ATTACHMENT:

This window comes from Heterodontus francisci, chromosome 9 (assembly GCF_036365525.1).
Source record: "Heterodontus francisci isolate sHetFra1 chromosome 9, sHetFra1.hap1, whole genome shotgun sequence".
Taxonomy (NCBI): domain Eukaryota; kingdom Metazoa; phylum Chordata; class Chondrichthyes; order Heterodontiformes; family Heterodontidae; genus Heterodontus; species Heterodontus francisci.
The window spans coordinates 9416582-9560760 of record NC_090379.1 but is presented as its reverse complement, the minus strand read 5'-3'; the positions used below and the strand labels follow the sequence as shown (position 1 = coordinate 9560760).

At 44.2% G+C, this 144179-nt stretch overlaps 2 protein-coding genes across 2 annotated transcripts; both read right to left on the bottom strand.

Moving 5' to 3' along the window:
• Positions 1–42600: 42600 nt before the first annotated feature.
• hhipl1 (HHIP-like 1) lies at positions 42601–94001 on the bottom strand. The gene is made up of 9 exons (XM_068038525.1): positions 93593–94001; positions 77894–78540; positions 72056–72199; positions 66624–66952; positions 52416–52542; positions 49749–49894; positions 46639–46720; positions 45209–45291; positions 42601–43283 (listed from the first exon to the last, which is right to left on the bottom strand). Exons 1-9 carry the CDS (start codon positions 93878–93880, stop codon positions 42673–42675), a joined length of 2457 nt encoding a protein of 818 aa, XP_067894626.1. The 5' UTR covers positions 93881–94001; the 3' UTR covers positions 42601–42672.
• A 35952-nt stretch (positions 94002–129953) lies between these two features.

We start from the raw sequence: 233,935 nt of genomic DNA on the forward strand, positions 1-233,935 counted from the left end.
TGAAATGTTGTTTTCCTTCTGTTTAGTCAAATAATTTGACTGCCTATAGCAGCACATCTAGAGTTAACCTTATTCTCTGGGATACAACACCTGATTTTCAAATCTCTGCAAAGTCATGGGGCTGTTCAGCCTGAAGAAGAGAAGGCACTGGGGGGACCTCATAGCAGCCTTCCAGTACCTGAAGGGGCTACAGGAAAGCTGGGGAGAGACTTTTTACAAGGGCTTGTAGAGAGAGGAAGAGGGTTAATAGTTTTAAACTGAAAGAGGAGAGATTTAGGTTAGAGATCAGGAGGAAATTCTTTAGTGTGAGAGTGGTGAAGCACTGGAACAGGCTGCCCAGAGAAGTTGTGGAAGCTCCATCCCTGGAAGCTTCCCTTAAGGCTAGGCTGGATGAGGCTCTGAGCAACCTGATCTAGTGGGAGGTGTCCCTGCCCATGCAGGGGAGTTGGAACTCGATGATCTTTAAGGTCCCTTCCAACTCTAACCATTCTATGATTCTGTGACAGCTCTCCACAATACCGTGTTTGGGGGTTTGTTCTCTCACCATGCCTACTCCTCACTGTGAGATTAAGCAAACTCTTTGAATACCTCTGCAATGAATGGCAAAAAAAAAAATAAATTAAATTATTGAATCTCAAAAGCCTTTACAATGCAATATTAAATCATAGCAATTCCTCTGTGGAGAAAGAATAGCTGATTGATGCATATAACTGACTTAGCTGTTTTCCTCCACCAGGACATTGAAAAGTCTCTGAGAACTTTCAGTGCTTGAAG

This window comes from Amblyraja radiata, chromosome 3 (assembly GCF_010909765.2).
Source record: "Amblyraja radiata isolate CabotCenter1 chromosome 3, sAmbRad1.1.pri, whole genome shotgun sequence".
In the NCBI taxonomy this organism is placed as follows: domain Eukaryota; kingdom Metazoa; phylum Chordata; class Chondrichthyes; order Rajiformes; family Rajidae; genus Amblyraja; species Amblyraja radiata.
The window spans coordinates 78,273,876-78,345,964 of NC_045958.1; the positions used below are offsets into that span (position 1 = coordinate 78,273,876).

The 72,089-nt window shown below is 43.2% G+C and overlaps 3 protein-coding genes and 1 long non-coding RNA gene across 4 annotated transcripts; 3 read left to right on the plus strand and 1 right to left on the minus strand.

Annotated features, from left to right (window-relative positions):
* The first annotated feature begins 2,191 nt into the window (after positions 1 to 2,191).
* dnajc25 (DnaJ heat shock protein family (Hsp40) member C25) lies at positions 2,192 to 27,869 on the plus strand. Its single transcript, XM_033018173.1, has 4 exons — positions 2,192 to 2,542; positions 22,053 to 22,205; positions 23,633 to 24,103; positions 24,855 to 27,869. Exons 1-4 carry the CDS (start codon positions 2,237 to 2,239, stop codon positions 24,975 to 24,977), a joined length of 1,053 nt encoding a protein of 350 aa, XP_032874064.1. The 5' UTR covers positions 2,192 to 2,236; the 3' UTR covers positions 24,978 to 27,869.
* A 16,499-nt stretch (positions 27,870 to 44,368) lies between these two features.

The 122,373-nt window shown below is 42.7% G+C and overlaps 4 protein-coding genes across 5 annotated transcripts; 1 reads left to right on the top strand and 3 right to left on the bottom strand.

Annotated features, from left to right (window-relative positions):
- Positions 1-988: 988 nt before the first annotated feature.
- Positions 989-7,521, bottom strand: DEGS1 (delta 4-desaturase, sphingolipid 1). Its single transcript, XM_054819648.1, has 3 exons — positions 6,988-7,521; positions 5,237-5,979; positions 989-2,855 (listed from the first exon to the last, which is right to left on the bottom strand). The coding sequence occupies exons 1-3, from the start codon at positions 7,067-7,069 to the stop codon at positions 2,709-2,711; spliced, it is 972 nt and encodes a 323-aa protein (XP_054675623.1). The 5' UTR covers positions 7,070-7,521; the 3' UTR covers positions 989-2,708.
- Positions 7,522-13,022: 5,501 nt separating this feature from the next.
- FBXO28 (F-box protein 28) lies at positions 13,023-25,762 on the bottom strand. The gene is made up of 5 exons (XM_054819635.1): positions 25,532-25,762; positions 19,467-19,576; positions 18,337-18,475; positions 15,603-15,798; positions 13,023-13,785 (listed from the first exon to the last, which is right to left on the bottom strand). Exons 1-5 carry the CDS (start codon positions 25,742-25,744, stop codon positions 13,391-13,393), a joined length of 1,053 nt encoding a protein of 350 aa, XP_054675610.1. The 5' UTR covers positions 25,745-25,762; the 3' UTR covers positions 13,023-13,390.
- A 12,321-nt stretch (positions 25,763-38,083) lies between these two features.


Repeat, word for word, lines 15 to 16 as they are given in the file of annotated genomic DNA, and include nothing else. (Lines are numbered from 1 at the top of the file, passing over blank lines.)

The window spans coordinates 78,273,876-78,345,964 of NC_045958.1; the positions used below are offsets into that span (position 1 = coordinate 78,273,876).

The 72,089-nt window shown below is 43.2% G+C and overlaps 3 protein-coding genes and 1 long non-coding RNA gene across 4 annotated transcripts; 3 read left to right on the plus strand and 1 right to left on the minus strand.